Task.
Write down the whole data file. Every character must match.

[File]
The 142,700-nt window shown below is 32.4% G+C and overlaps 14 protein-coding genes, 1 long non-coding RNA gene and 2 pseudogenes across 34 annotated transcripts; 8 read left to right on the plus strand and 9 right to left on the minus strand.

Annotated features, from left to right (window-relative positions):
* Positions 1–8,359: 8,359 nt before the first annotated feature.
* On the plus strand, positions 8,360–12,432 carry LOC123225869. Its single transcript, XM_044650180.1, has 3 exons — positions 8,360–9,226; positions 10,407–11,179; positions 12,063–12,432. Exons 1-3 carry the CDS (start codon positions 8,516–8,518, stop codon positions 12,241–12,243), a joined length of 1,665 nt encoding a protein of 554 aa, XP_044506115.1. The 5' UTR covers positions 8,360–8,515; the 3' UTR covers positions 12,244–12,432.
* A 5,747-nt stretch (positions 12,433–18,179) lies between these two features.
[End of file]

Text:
The 142,700-nt window shown below is 32.4% G+C and overlaps 14 protein-coding genes, 1 long non-coding RNA gene and 2 pseudogenes across 34 annotated transcripts; 8 read left to right on the plus strand and 9 right to left on the minus strand.

Annotated features, from left to right (window-relative positions):
* Positions 1–8,359: 8,359 nt before the first annotated feature.
* On the plus strand, positions 8,360–12,432 carry LOC123225869. Its single transcript, XM_044650180.1, has 3 exons — positions 8,360–9,226; positions 10,407–11,179; positions 12,063–12,432. Exons 1-3 carry the CDS (start codon positions 8,516–8,518, stop codon positions 12,241–12,243), a joined length of 1,665 nt encoding a protein of 554 aa, XP_044506115.1. The 5' UTR covers positions 8,360–8,515; the 3' UTR covers positions 12,244–12,432.
* A 5,747-nt stretch (positions 12,433–18,179) lies between these two features.